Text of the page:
from every one else — you become a butt and a mark for ridicule to 
the rest of the company — and you retire with your pockets full of 
wisdom from a saloon of art, with as little right as you have to carry 
off the dessert, (or what you have not been able to consume,) from 
an inn, or a banquet. Such, at least, is our feeling ; and we had 
rather make a mistake now and then, as to a numero, or the name of 
a room in which a picture is placed, than spoil our whole pleasure in 
looking at a fine Collection, and consequently the pleasure of the 
reader in learning what we thought of it. 

Among the pictures that haunt our eye in this way is the Adoration 
of the Angels, by N. Poussin. It is one of his finest works — elegant, 
graceful, fiiU of feeling, happy, enlivening. It is treated rather as a 
classical than as a sacred subject. The Angels are more like Cupids 
than Angels. They are, however, beautifully grouped, with various 
and expressive attitudes, and remind one, by their half antic, half 
serious homage, of the line — 

' Nod to him, elves, and do him courtesies.' 

They are laden with baskets of flowers — the tone of the picture is 
rosy, florid ; it seems to have been painted at 

' The breezy call of incense-breathing mom,' 

and the angels overhead sport and gambol in the air with butterfly- 
wings, like butterflies. It is one of those rare productions that satisfy 
the mind, and from which we turn away, not from weariness, but from 
a fulness of delight. — The Israelites returning Thanks in the Wilderness 
is a fine picture, but inferior to this. Near it is a group of Angels, 
said to be by Correggio. The expressions are grotesque and fine, 
but the colouring does not seem to us to be his. The texture of the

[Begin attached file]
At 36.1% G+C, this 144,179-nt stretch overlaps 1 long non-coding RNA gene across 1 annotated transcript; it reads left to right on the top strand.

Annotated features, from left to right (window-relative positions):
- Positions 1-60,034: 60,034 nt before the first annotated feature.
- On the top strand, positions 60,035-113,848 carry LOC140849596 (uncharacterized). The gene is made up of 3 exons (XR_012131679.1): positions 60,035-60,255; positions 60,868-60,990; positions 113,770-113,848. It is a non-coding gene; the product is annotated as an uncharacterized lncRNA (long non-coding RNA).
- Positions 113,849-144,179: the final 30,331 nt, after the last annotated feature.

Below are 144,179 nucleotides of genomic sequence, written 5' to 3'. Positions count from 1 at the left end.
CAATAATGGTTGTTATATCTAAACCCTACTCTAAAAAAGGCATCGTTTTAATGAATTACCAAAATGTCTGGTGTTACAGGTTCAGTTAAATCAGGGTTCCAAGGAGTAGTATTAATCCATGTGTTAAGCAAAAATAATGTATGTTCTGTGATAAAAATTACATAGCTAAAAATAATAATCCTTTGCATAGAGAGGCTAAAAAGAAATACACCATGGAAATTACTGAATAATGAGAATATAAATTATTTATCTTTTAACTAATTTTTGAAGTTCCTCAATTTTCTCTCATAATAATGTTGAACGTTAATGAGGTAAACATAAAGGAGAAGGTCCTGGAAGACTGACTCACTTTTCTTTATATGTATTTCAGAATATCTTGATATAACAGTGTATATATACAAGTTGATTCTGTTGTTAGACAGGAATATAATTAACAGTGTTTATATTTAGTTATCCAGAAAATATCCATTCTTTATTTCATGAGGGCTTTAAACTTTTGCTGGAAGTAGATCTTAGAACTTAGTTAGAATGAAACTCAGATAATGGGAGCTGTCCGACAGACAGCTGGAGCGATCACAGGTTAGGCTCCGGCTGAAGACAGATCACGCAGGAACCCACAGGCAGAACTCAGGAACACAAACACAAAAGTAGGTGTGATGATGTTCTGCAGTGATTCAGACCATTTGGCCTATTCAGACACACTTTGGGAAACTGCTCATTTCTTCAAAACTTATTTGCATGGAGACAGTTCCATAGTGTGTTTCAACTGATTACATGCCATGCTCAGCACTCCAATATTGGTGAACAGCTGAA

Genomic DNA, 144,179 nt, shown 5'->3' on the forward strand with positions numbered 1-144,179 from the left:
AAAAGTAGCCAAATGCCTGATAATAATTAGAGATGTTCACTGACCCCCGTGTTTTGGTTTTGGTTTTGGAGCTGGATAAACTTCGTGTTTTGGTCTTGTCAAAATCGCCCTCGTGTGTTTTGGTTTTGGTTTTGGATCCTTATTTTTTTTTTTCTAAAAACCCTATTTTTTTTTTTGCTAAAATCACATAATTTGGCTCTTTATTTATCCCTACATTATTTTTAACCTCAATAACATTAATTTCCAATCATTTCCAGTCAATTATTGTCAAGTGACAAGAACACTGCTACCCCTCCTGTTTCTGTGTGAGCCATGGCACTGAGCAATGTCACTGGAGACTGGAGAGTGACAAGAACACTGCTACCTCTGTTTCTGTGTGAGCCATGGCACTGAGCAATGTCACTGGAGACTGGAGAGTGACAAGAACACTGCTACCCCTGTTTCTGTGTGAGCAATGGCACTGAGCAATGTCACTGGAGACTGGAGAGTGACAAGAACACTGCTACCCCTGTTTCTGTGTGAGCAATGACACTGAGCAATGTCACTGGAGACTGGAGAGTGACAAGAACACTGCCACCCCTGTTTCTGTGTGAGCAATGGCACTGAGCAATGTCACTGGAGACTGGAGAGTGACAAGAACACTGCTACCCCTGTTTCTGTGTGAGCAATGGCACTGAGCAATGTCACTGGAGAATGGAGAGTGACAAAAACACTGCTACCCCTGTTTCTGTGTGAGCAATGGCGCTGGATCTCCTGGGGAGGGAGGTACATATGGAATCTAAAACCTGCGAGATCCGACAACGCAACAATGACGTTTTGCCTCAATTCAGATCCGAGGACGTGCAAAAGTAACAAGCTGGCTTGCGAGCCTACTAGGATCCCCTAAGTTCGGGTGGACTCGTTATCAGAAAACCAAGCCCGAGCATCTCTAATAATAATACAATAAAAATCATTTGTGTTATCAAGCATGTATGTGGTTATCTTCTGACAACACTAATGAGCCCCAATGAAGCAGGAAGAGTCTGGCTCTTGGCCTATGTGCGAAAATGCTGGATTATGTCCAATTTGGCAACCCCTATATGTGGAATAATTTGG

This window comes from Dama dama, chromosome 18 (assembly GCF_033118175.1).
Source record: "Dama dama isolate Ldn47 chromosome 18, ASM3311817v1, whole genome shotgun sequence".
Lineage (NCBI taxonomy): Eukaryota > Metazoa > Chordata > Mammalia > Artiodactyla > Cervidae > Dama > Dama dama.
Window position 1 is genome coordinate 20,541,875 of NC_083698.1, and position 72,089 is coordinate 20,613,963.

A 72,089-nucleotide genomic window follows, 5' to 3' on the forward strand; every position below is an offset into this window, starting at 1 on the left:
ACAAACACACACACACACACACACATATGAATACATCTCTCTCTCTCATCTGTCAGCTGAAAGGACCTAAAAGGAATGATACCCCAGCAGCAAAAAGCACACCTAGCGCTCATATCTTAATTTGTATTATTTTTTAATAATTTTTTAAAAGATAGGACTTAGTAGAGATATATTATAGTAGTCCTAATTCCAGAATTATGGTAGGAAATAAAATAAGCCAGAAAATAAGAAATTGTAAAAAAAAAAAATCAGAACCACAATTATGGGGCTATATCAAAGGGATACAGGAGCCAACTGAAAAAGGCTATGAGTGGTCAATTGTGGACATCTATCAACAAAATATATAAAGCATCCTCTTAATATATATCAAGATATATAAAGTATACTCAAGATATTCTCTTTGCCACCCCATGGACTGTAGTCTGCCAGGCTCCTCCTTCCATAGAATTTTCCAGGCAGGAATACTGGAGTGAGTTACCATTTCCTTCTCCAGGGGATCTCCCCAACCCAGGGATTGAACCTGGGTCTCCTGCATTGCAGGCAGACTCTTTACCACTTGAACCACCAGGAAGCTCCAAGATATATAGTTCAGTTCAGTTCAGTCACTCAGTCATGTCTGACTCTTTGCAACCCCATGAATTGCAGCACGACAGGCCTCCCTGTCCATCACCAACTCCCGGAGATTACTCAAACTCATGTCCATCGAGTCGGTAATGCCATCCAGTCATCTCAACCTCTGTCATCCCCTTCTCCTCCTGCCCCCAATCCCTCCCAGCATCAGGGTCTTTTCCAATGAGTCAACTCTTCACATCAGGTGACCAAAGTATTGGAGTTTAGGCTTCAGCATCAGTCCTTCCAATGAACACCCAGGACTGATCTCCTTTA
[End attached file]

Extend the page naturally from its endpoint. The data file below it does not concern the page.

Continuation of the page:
flesh, as well as the hue, too much resembles the skin of ripe fruit. 
We meet with several fine landscapes of the two Poussins, (particularly 
one of a rocky eminence by Caspar,) in the room before you come 
to the Rembrandts, in which the mixture of grey rock and green 
trees and shrubs is beautifully managed, with striking truth and 

Among detached and smaller pictures, we would wish to point out 
to the attention of our readers, an exquisite head of a Child, by 
Andrea del Sarto, and a fine Salvator in the inner room of all : in the 
room leading to it, a pleasing, glassy Cuyp, an airy, earthy-looking 
Teniers, and a Mother and a Sleeping Child, by Guido : in the Saloon, 
a St. Catherine, one of Parmegiano's most graceful pictures ; a St. 
Agnes, by Domenichino, full of sweetness, thought, and feeling ; and 



two pictures by Raphael, that have a look as if painted on paper : a 
Repose in Egypt, and St. Luke painting the Virgin, both admirable 
for drawing and expression, and a rich, purple, crayon tone of 
colouring. Wherever Raphael is, there is grace and dignity, and 
an informing soul. In the last-mentioned room, near the entrance, is 
also a Conversion of Saint Paul, by Rubens, of infinite spirit, 
brilliancy, and delicacy of execution. 

But it is in the large room to the right, that the splendour and 
power of Rubens reign triumphant and unrivalled, and yet he has 
here to contend with highest works and names. The four large 
pictures of ecclesiastical subjects, the Meeting of Abram and Melchisedec, 
the Gathering of Manna, the Evangelists, and the Fathers of the Church, 
have no match in this country for scenic pomp, and dazzling airy 
effect. The figures are colossal ; and it might be said, without much 
extravagance, that the drawing and colouring are so too.^ He seems 
to have painted with a huge sweeping gigantic pencil, and with broad 
masses of unalloyed colour. The spectator is (as it were) thrown 
back by the pictures, and surveys them, as if placed at a stupendous 
height, as well as distance from him. This, indeed, is their history : 
they were painted to be placed in some Jesuit's church abroad, at an 
elevation of forty or fifty feet, and Rubens would have started to see 
them in a drawing-room or on the ground. Had he foreseen such a 
result, he would perhaps have added something to the correctness of 
the features, and taken something from the gorgeous crudeness of the 
colour. But there is grandeur of composition, involution of form, 
motion, character in its vast, rude outline, the imposing contrast of 
sky and flesh, fine grotesque heads of old age, florid youth, and fawn- 
like beauty ! You see nothing but patriarchs, primeval men and 
women, walking among temples, or treading the sky — or the earth, 
with an ' air and gesture proudly eminent,' as if they trod the sky —